9. Anxiety, confusion, or fear over sexual fantasies is not a common issue. False.
Research shows that 84 percent of men and 67 percent of women have sexual fantasies, so I think it’s safe to say that on average, approximately three out of four people have them1. While I’ve not found a study reporting what percentage of those individuals wrestle with negative feelings about their fantasies, I’d have to guess it’s a pretty significant population based on the number of people we hear from each week at www.shannonethridge.com, submitting prayer requests such as:
I want to be delivered from the mental thoughts of fantasies about TV characters and imaginations like these. I would like to continue to know Jesus and be free from this. I would love someday to have a healthy, wonderful relationship with a “real” man that God would love for me to be with. I don’t feel like there is anyone to share this with, so I would like your prayer partners to pray for me. – Jill
I am really struggling with purity. I realize that the only time I get really into sex with my husband is when I fantasize. I crave sex more than him, and am just having a hard time keeping my mind pure. I don’t even know where to begin. I am re-reading your book Every Woman’s Battle because I haven’t read it in years and I know I need some encouragement in this area. Thanks for your prayers. – Katy
My wife is the only child of an alcoholic mother, and was raised in a very strict church environment. She has a lot of emotional issues (anger, depression, major mood swings) that make it very difficult for me to feel connected to her sexually. As a result of all of this, I find myself fantasizing like crazy about other women – what they’d be willing to do in bed and the fun we could have together. I know this is dangerous. I just don’t know how to control it. I’ve prayed until I’m blue in the face, so I guess I’m just asking for others to join me in prayer, both for my wife, and for me to keep my mind from going places where I know it shouldn’t. – Michael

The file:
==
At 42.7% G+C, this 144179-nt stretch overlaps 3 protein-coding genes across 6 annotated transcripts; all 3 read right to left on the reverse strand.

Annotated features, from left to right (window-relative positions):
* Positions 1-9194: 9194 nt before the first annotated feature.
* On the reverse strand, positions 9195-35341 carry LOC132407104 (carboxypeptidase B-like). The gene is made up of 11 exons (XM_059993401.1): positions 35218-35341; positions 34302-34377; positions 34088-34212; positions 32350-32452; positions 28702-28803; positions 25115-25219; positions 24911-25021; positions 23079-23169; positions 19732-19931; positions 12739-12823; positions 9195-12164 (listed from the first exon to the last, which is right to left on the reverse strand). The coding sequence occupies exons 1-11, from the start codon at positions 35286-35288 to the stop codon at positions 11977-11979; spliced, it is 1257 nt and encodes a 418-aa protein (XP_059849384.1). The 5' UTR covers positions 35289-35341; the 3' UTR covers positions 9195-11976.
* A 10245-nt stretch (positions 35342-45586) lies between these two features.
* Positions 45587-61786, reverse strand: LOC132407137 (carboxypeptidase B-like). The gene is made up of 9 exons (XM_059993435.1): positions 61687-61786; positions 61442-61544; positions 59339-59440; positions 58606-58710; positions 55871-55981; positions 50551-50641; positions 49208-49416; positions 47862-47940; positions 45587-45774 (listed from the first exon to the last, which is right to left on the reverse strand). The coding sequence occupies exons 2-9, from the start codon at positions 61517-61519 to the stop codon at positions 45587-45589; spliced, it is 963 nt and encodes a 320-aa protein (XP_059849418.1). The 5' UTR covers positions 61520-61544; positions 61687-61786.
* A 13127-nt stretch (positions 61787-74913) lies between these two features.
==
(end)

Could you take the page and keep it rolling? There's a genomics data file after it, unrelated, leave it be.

I am happily married to a wonderful man, but I have a huge crush on my married realtor. I have confided in a few godly girlfriends, and they are praying and holding me accountable. Every time I fantasize about him I regret it and pray and confess and yet I keep slipping back. I can’t seem to take my thoughts captive! I love my husband, our marriage is good, and I am attracted to him. The only thing I can think of that I am getting out of this crush is the ego boost or rush of imagining a new and different man finding me attractive. Our house sale closes soon, but I am worried that I will hang on to my fantasy version of this man for some time. And that if I can’t figure out how to control this crush, a different one may come along in the future and be more dangerous. What if I develop a crush on someone I actually know personally rather than a temporary professional in my life!?!?!? I need to let this guy go in my mind and heart before it damages my marriage.
Please pray for me. – Sheryl
Please pray for me. – Sheryl
If you’re a counselor, spiritual leader, or just a friend with a good listening ear, perhaps you’re hearing similar pleas. My prayer is that The Fantasy Fallacy can be a sharp tool in your ministry tool belt to guide hurting people toward helpful answers and hopeful solutions.
REFERENCE (1) Miracle, Miracle & Maumeister, Human Sexuality: Meeting Your Basic Needs (Upper Saddle River, NJ: Pearson Education, Inc., 2003), 349.
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Excerpted from The Fantasy Fallacy: Exposing the Deeper Meaning Behind Sexual Thoughts by Shannon Ethridge. Copyright 2012. All Rights Reserved. Published by Thomas Nelson Publishers, Nashville, TN. Used by Permission. Not to be copied without Publisher’s prior written approval.